—Read the full article from S&P Global Market Intelligence



Banking Industry Under Pressure


Listen: Street Talk Episode 80: Citizens Still on the Hunt for Deals Post HSBC Branch Deal

In the latest Street Talk podcast, Citizens Financial Group Chairman and CEO Bruce Van Saun discussed the HSBC deal, the company’s appetite for future acquisitions, balancing physical branches against digital offerings and the outlook for credit quality and loan growth.

—Listen and subscribe to Street Talk, a podcast from S&P Global Market Intelligence



Deutsche Bank's U.S. Recovery Poised to Continue Even as Trading Normalizes

Deutsche Bank AG's operations in the Americas, particularly in the U.S., are expected to continue on an upward trajectory in the year ahead, even as markets normalize and political and regulatory scrutiny persists, analysts said.

—Read the full article from S&P Global Market Intelligence



Santander, BBVA Remain Committed to Key Latam Markets Amid Political Shifts

The shifting political winds in Latin America will be monitored closely by Spain's Banco Santander SA and Banco Bilbao Vizcaya Argentaria SA, which have come to rely on the region to offset weak profitability in their European businesses.

—Read the full article from S&P Global Market Intelligence



Japanese Megabanks May Get Boost from Proposed Data-Sharing Rule Changes

Lenders such as Mitsubishi UFJ Financial Group Inc., Mizuho Financial Group Inc. and Sumitomo Mitsui Financial Group Inc. will be able to share customer information between banks and securities units, provided clients agree, under proposals being considered by the Financial Services Agency, or FSA. The ending of a nearly 30-year ban would help the megabanks offer a wider range of services to customers, such as deal advisory, equity and debt issuance, and potentially bolster efforts to poach clients from stand-alone brokerages.

—Read the full article from S&P Global Market Intelligence



ESG in the Time of COVID-19


Listen: Energy Evolution: Booming Electric Vehicle Demand Spurs on Mining, Metals Sector

Electric vehicle demand is expected to skyrocket worldwide and that could require a lot more minerals than currently being supplied today for the necessary batteries. This episode features interviews with Nikit Abyankar, a scientist at the Lawrence Berkeley National Laboratory and David Wooley the executive director of the Center for Environmental Public Policy at the University of California, Berkeley. The Energy Evolution team also spoke with S&P Global Market Intelligence metals analysts Jason Sappor and Alice Yu, and Payal Sampat, the mining program director at Earthworks.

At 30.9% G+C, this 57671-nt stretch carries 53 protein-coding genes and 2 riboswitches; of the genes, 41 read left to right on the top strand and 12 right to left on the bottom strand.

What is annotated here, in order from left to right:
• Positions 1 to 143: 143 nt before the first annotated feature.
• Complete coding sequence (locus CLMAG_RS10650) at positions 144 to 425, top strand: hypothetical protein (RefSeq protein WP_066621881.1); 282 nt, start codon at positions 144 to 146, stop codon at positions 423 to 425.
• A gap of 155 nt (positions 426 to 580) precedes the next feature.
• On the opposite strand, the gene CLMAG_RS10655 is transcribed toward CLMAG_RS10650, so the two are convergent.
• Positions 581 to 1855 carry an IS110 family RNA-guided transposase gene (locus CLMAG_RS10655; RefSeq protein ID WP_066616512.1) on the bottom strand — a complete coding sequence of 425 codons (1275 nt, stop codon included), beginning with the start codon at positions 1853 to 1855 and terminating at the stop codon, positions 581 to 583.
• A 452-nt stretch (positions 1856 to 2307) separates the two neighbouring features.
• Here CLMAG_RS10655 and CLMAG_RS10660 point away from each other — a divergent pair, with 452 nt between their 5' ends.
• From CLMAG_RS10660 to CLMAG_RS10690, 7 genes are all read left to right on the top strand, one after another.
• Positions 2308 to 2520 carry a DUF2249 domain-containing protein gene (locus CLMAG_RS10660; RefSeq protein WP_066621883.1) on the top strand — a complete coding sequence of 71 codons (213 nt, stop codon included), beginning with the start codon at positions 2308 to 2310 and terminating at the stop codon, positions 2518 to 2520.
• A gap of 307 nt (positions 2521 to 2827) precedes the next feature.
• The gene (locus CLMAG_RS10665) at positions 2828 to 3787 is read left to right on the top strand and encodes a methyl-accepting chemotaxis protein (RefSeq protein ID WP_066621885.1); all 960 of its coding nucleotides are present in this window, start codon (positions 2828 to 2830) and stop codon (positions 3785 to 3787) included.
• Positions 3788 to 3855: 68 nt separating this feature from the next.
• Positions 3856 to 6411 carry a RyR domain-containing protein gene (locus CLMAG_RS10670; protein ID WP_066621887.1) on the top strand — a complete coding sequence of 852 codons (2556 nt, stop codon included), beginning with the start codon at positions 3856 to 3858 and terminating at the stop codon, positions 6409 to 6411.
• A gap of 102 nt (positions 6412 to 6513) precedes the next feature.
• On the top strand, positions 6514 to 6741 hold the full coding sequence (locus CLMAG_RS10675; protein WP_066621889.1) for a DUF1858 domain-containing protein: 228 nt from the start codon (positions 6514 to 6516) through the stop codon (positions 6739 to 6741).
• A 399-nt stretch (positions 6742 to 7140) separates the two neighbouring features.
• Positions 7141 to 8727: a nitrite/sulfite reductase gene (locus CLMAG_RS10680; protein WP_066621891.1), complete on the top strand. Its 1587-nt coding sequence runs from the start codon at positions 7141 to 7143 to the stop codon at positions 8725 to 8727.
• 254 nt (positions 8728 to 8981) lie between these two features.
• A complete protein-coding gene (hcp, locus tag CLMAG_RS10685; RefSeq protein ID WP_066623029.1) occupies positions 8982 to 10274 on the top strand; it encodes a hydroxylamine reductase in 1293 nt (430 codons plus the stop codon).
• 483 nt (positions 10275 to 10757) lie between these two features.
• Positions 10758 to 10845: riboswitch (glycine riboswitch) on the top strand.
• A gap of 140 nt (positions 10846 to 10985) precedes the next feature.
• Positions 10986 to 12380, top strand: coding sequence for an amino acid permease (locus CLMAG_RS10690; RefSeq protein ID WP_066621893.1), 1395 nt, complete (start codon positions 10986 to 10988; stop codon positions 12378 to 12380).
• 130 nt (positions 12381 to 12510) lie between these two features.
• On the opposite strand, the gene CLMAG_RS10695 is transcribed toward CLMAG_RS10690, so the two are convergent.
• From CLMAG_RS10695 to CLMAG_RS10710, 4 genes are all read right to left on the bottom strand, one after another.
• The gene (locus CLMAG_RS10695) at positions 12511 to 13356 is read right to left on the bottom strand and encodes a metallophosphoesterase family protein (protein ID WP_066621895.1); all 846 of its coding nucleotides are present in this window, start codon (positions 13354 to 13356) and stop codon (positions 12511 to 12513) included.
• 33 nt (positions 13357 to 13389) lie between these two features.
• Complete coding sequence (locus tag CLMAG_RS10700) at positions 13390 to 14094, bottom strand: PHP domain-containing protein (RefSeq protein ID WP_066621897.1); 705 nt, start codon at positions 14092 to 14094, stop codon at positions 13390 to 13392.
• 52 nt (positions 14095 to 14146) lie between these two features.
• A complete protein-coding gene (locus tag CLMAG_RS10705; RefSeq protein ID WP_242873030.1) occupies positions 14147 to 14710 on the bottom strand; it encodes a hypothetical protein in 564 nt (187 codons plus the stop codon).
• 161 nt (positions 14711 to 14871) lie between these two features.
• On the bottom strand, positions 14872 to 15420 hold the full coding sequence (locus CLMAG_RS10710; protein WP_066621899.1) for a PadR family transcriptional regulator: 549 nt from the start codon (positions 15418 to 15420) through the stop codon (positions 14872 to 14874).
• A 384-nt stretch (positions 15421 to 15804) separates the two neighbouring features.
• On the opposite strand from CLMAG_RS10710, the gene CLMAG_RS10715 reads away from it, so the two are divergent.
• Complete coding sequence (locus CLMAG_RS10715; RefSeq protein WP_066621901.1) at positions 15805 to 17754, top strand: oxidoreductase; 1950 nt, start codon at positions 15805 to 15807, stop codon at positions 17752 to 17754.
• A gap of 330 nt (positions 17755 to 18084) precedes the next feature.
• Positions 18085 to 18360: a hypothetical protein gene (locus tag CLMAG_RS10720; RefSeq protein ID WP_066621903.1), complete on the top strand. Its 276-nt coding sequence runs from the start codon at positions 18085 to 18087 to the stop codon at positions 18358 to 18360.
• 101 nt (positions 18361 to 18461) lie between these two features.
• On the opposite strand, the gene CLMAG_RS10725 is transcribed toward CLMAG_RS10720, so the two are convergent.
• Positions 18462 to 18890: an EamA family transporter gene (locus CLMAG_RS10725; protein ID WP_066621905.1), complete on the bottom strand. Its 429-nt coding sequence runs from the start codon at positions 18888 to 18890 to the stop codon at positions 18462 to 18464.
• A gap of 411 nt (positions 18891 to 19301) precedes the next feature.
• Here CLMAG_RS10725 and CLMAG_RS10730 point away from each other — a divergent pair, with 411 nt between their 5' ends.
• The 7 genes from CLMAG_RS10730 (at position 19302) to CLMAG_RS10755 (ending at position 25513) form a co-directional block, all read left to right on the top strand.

—Listen and subscribe to Energy Evolution, a podcast from S&P Global Market Intelligence



Asian Refiners Growing Fond of Norwegian, Australian Crude to Enhance ESG Profiles

A growing number of Asian refiners are keen to regularly buy European and Australian crude oil regardless of the arbitrage economics, as the end-users aim to fill a certain portion of their monthly feedstock baskets with crude and condensate certified as carbon neutral.

—Read the full article from S&P Global Platts



Driving Value Creation Through ESG Integration Three Vital Steps for Every Bank

Environmental, social, and governance (ESG) issues continue to gain the attention of consumers, investors, and other stakeholders who are putting pressure on businesses throughout the economy to take steps to move to a low-carbon environment. As a result, gathering appropriate metrics and reporting on ESG strategies are fast becoming business imperatives. This is especially important for banks that need to consider ESG issues in their investing and lending portfolios.

—Read the full article from S&P Global Market Intelligence



The Future of Energy & Commodities 


Analysts Still Expect U.S., Iran to Reach Deal to Lift Oil Sanctions Despite Growing Delay

A deal to remove US sanctions on Iran's oil and other energy exports still remains the consensus view among analysts, but the possibility of talks collapsing has started to grow with the delays.

—Read the full article from S&P Global Platts



UAE In Talks With Saudi Arabia to Raise Oil Output Target, In Bid to Resolve OPEC+ Impasse

OPEC kingpin Saudi Arabia was deep in talks with the UAE on July 14 to resolve a dispute over the latter's output target, with the bloc's plans to raise crude production over coming months with Russia and several allies hinging on the outcome.

—Read the full article from S&P Global Platts



Spotlight: Capital Discipline Is Slowing Growth In U.S. Oil Production. But How Long Will It Last?

The current growth trajectory of US oil production is not in line with sustained higher oil prices, now trading at $75/b WTI. Capital discipline from public companies is reducing oil growth, while small/private companies are the ones driving most of the drilling activity.

—Read the full article from S&P Global Platts



Written and compiled by Molly Mintz.